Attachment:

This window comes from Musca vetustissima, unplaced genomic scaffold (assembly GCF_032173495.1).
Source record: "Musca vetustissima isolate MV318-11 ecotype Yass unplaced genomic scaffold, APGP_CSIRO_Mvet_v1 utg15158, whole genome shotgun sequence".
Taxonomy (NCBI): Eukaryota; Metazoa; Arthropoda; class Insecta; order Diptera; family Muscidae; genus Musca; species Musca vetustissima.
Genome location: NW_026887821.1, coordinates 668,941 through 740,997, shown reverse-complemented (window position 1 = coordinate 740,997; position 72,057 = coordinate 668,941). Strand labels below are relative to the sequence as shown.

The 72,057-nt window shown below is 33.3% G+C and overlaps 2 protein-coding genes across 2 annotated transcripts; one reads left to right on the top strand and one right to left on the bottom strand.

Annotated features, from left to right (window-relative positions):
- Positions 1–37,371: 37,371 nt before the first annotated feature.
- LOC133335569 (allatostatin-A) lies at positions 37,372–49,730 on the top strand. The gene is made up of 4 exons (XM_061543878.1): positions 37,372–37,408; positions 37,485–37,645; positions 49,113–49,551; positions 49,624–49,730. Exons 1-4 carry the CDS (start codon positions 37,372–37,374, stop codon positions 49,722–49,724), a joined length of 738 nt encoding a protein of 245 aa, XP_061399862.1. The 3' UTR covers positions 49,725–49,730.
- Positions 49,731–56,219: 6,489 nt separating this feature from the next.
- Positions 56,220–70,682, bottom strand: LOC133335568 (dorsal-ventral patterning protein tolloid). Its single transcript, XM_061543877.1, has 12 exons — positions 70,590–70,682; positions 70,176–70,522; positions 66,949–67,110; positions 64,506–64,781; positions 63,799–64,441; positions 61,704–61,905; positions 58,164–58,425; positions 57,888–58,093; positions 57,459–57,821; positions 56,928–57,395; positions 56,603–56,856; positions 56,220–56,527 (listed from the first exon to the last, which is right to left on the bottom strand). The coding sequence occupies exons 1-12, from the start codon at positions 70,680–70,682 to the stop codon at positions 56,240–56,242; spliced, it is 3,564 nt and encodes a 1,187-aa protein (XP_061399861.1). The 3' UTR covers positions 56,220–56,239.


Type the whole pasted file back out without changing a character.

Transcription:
This window comes from Musca vetustissima, unplaced genomic scaffold (assembly GCF_032173495.1).
Source record: "Musca vetustissima isolate MV318-11 ecotype Yass unplaced genomic scaffold, APGP_CSIRO_Mvet_v1 utg15158, whole genome shotgun sequence".
Taxonomy (NCBI): Eukaryota; Metazoa; Arthropoda; class Insecta; order Diptera; family Muscidae; genus Musca; species Musca vetustissima.
Genome location: NW_026887821.1, coordinates 668,941 through 740,997, shown reverse-complemented (window position 1 = coordinate 740,997; position 72,057 = coordinate 668,941). Strand labels below are relative to the sequence as shown.

The 72,057-nt window shown below is 33.3% G+C and overlaps 2 protein-coding genes across 2 annotated transcripts; one reads left to right on the top strand and one right to left on the bottom strand.

Annotated features, from left to right (window-relative positions):
- Positions 1–37,371: 37,371 nt before the first annotated feature.
- LOC133335569 (allatostatin-A) lies at positions 37,372–49,730 on the top strand. The gene is made up of 4 exons (XM_061543878.1): positions 37,372–37,408; positions 37,485–37,645; positions 49,113–49,551; positions 49,624–49,730. Exons 1-4 carry the CDS (start codon positions 37,372–37,374, stop codon positions 49,722–49,724), a joined length of 738 nt encoding a protein of 245 aa, XP_061399862.1. The 3' UTR covers positions 49,725–49,730.
- Positions 49,731–56,219: 6,489 nt separating this feature from the next.
- Positions 56,220–70,682, bottom strand: LOC133335568 (dorsal-ventral patterning protein tolloid). Its single transcript, XM_061543877.1, has 12 exons — positions 70,590–70,682; positions 70,176–70,522; positions 66,949–67,110; positions 64,506–64,781; positions 63,799–64,441; positions 61,704–61,905; positions 58,164–58,425; positions 57,888–58,093; positions 57,459–57,821; positions 56,928–57,395; positions 56,603–56,856; positions 56,220–56,527 (listed from the first exon to the last, which is right to left on the bottom strand). The coding sequence occupies exons 1-12, from the start codon at positions 70,680–70,682 to the stop codon at positions 56,240–56,242; spliced, it is 3,564 nt and encodes a 1,187-aa protein (XP_061399861.1). The 3' UTR covers positions 56,220–56,239.